On March 12 the Brazil Institute at the Woodrow Wilson International Center for Scholars in Washington DC held a conference on U.S.-Brazil Relations on the Eve of President Dilma Rousseff’s First Visit to Washington D.C. The conference was divided into two sessions. The first — “Setting the Stage for the Visit,” chaired by Anthony Harrington, former U.S. Ambassador to Brazil and Chairman of the Brazil Institute Advisory Board — included government officials: Brazil’s Ambassador to the U.S., Mauro Vieira; Roberta Jacobson, U.S. Department of State; Daniel Restrepo, National Security Council; Leonardo Martinez-Diaz, Department of Treasury. These speakers talked about Brazil’s healthy economy, its 4.4 percent growth rate, its initiatives with the U.S. in shared science and technology. The speakers agreed that these and other positive signs are enabling Brazil to become a more stable good neighborhood with strong and meaningful ties to the U.S.
Then came the second session —“The Possibilities and Limits for Deeper Engagement Between the America’s Two Largest Democracies,” chaired by Paulo Sotero, Director, Brazil Institute. Three of the four speakers on this panel — Carl Meacham, U.S. Senate Foreign Relations Committee Staff; Peter Hakim, President Emeritus, Inter-American Dialogue; and João Augusto de Castro Neves, Analyst, Latin America, Eurasia Group — challenged the first panel’s positive remarks about robustness of the Brazil-U.S. relationship. The one panel member who was more positive about the relationship was Julia Sweig, Director for Latin American Studies, Council on Foreign Relations.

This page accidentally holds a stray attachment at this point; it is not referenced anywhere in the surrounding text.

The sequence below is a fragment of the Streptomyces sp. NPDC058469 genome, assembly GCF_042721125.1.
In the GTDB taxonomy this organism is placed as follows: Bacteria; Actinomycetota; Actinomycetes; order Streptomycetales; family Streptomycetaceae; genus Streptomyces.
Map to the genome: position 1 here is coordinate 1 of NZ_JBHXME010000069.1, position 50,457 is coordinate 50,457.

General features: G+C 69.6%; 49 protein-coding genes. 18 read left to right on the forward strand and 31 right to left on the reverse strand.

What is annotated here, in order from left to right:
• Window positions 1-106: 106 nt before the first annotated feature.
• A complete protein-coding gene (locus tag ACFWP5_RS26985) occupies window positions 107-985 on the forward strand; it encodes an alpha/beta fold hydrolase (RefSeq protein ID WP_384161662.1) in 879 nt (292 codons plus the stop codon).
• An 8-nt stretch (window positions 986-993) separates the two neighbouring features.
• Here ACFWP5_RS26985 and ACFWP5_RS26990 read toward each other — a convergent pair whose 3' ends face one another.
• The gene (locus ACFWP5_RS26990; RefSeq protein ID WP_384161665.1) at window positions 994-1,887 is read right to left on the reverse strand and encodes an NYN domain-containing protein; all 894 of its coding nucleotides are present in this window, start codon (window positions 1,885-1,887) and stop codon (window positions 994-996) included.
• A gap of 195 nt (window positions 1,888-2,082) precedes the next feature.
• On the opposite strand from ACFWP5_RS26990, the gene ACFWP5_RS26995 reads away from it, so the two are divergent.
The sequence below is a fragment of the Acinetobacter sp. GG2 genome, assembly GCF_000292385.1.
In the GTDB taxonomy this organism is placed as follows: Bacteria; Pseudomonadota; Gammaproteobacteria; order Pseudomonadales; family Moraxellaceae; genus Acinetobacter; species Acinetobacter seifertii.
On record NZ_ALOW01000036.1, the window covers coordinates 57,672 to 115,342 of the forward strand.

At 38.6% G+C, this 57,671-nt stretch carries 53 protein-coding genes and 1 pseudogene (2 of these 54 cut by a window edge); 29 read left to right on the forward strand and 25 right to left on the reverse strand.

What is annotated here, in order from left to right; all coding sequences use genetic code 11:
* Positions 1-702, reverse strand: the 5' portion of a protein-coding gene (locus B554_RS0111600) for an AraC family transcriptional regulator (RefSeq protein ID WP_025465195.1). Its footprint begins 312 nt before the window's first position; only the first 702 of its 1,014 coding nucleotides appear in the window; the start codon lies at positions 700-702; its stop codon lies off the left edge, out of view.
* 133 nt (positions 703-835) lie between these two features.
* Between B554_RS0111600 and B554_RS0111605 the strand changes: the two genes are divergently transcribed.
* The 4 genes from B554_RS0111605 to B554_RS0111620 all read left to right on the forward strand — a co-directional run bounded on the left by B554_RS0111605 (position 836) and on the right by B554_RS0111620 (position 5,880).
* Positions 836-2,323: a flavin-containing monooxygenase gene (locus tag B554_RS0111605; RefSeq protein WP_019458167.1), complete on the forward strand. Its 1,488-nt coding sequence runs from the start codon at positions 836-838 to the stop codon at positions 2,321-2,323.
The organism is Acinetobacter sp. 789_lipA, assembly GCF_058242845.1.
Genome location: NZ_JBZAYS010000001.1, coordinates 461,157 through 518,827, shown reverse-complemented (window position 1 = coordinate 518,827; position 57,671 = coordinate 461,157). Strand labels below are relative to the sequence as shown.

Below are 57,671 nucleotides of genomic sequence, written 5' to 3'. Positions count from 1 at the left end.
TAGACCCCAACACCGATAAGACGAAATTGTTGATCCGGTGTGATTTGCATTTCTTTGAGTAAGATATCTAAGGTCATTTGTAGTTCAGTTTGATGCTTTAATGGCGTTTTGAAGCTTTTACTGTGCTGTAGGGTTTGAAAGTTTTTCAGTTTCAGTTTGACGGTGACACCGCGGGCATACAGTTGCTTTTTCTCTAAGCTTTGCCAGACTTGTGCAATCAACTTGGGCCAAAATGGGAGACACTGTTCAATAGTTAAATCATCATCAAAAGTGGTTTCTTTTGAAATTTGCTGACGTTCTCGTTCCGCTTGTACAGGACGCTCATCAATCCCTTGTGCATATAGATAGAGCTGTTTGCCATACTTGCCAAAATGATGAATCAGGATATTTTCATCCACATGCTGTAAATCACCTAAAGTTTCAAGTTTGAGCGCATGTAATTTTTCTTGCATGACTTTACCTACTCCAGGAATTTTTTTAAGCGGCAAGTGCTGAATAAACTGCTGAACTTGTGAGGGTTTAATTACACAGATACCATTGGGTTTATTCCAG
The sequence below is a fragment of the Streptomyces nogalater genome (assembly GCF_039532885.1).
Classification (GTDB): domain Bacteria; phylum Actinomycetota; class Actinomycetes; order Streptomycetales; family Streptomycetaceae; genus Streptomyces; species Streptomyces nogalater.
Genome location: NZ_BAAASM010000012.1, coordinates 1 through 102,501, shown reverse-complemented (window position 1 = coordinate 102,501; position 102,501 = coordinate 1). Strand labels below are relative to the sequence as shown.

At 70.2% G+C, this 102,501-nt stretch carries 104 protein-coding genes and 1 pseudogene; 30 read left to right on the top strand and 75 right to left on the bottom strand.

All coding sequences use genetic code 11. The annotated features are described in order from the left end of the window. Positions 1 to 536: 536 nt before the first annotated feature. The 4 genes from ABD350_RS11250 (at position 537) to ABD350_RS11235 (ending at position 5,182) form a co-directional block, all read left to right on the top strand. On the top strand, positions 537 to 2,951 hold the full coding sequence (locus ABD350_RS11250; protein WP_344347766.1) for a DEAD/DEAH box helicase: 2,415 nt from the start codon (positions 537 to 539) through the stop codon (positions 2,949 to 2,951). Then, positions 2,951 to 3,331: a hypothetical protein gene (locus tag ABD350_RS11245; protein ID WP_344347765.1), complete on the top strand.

As an audience member it was amusing to see the two panels forcibly disagree. Peter Hakim said that Brazil is an interloper on global issues and that the relationship between the U.S. and Brazil is more symbolism than substance. “Its talk, talk, talk,” he said, “its spinning straw into gold.” He went on the say that there are problems on both sides of the relationship and that if the U.S. really wanted to treat Brazil as a full hemispheric partner it should treat Brazil as it does India.
I had to smile. The government panel, the first group, extolled the growing strength of the U.S.-Brazil Relationship. The second panel talked about the U.S.’s historic benign indifference to Brazil and that the indifference continues until today. It was unfortunate that the first panel didn’t stay to hear what the second panel had to say — busy schedules.
You can see the full webcast of both panels by going to the Woodrow Wilson Center, Brazil Institute. Topics include: Brazil’s intrusive government; Brazil’s desire to have a seat on the UN Security Council; the need for Brazil to undertake pension reform; its internal challenges regarding its poor people; Brazil’s craving to be a major player on the world scene. It was noted that President Rousseff’s visit to the U.S. will be an official visit, not a state visit. Is this a subtle message, especially given that Obama’s trip to Brazil in March 2011 was a state visit? Some panelists thought it was.
— Roa Lynn